Early Rain Covenant Church -- China's largest underground church -- has vowed to meet Christmas Day despite a recent crackdown which saw the arrest of 100 church members, including Pastor Wang Yi.
A member of Early Rain Covenant Church in Sichuan who did not want to be identified told the BBC that despite Beijing's stepped-up crackdown on independent religious practice, the church will continue to operate.
"We will continue the gathering. The church is shut down so it's impossible to have a big gathering, but there will be small gatherings on Sunday and on Christmas Day."
The church member added that ultimately, such persecution might even increase the profile of the faith in China.
"Without repression, people may doubt about our religion. But when repression occurs, pastors and members' reactions will make people who don't believe realize the charm of Christianity."
Earlier in December, police raided the church and arrested Pastor Wang and his wife Jiang Rong. Over the following two days, at least 100 church members, including Wang's assistant, were also taken away.
The church member told the BBC that the lock on the church school had been broken, churchgoers' homes had been ransacked and some were "under house arrest or are followed all the time."
Both Wang and his wife have since been charged with state subversion, one of the most serious crimes against the state and a charge that carries a potential jail term of 15 years.
After he was detained, the church released Yi's statement explaining and defending his nonviolent resistance to China's "evil" and "wicked" rulers.
"I firmly believe that Christ has called me to carry out this faithful disobedience through a life of service, under this regime that opposes the gospel and persecutes the church," he concluded. "This is the means by which I preach the gospel, and it is the mystery of the gospel which I preach."
Police have accused Early Rain of operating without registering with authorities, as required by the updated Regulations for Religious Affairs. Churches which do not belong to the government-sanctioned Three-Self Patriotic Movement and are illegal under Communist rule.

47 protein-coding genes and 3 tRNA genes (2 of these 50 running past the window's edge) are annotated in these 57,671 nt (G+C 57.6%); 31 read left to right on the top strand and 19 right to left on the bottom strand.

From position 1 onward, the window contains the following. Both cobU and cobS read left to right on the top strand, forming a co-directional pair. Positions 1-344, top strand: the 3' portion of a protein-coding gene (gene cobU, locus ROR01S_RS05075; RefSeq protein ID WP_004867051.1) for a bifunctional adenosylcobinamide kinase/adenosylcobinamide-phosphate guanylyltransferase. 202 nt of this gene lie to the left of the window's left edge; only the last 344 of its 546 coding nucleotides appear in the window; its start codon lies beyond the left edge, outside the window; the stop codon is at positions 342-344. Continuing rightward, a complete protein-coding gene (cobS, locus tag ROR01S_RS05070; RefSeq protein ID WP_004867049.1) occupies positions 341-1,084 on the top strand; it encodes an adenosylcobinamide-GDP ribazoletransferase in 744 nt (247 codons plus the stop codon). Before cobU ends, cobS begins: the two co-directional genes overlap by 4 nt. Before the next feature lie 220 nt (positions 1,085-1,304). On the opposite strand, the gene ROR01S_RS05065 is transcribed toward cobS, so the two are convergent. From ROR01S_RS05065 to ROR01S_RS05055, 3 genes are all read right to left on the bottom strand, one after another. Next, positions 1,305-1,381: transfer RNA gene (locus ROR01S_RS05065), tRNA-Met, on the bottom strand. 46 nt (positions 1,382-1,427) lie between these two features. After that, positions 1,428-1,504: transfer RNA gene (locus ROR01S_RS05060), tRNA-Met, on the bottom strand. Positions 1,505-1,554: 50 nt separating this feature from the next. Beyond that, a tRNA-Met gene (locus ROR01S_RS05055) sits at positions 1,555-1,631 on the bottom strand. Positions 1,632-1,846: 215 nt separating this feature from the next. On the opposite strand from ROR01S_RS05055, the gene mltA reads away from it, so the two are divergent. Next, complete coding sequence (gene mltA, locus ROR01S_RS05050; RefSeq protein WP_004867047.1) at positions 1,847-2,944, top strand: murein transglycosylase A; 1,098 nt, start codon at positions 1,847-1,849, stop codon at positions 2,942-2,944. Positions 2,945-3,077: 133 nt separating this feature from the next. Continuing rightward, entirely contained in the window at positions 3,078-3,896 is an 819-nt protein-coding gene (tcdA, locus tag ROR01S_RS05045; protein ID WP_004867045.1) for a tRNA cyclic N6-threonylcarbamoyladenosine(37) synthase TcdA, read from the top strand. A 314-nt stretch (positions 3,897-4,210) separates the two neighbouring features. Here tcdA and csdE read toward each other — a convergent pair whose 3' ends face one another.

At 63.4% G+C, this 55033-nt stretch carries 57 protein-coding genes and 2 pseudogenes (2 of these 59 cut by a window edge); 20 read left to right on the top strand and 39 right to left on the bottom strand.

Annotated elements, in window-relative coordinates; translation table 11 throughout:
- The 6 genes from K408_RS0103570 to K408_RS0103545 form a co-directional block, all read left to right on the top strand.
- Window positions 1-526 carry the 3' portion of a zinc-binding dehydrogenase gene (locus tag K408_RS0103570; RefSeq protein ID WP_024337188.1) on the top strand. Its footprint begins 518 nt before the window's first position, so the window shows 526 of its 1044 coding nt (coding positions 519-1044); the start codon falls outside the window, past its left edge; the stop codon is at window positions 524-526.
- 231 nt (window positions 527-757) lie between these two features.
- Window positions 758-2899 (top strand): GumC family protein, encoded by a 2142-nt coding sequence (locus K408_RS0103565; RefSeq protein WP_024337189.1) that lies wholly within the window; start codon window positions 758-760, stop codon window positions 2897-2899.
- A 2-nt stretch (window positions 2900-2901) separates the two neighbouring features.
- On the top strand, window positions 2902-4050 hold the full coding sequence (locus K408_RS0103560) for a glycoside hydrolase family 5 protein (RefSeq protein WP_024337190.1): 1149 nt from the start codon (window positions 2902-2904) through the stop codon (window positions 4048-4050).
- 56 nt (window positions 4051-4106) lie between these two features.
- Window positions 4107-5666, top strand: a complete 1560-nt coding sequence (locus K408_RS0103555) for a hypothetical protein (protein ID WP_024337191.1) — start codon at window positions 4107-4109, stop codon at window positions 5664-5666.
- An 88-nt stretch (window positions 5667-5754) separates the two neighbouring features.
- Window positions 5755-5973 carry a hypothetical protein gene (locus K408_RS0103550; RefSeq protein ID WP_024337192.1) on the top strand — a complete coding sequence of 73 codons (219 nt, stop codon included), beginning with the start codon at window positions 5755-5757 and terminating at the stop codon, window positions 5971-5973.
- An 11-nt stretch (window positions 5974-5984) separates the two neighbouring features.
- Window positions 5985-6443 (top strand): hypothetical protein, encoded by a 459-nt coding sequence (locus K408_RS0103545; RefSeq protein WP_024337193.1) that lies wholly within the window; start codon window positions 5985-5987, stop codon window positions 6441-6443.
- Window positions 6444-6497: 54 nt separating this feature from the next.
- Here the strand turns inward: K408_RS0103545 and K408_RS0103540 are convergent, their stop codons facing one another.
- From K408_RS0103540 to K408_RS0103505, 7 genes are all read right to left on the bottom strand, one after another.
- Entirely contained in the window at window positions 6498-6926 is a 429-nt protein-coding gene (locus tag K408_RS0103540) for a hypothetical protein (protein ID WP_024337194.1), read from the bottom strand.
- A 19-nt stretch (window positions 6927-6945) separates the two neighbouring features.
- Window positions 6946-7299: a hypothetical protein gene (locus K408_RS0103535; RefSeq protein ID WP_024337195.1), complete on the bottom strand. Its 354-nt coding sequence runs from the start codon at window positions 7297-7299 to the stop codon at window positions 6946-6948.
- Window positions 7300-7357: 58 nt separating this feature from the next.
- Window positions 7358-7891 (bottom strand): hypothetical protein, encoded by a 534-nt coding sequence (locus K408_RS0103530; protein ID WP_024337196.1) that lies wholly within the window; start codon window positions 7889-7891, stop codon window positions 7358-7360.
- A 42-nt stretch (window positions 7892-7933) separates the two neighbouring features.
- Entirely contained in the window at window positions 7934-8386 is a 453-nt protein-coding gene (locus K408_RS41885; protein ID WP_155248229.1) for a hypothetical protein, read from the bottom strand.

The Early Rain member who did not want to be identified said the idea of the Three-Self Patriotic churches was "hilarious", saying they "don't spread genuine gospel, but spread the thoughts of loving the Party, loving the country".
Another Christian in Chengdu told the BBC such churches were "against Jesus, against gospel."
He described the scale of the operations against Early Rain as "unprecedented" but said more could be expected, adding: "I'm very lucky they haven't found me yet."
On Sunday, authorities also shuttered Guangzhou's Rongguili Church, one of its first underground Christian communities. Asia News reported that 60 police and religious affairs officials interrupted weekly gatherings at Rongguili, ultimately closing the church, seizing materials, and taking cell phones from attendees.
"Halfway through the children's Bible class, we heard the footsteps of dozens of police and officials stomping up the stairs," one member said, according to the South China Morning Post.
"They read out law enforcement notices declaring our venue was an illegal gathering [that had engaged in] illegal publishing and illegal fundraising and confiscated all Bibles."
Despite persecution, the Christian population has grown steadily in recent years. There are now an estimated 100 million Christians in China, many of them worshipping in so-called underground churches.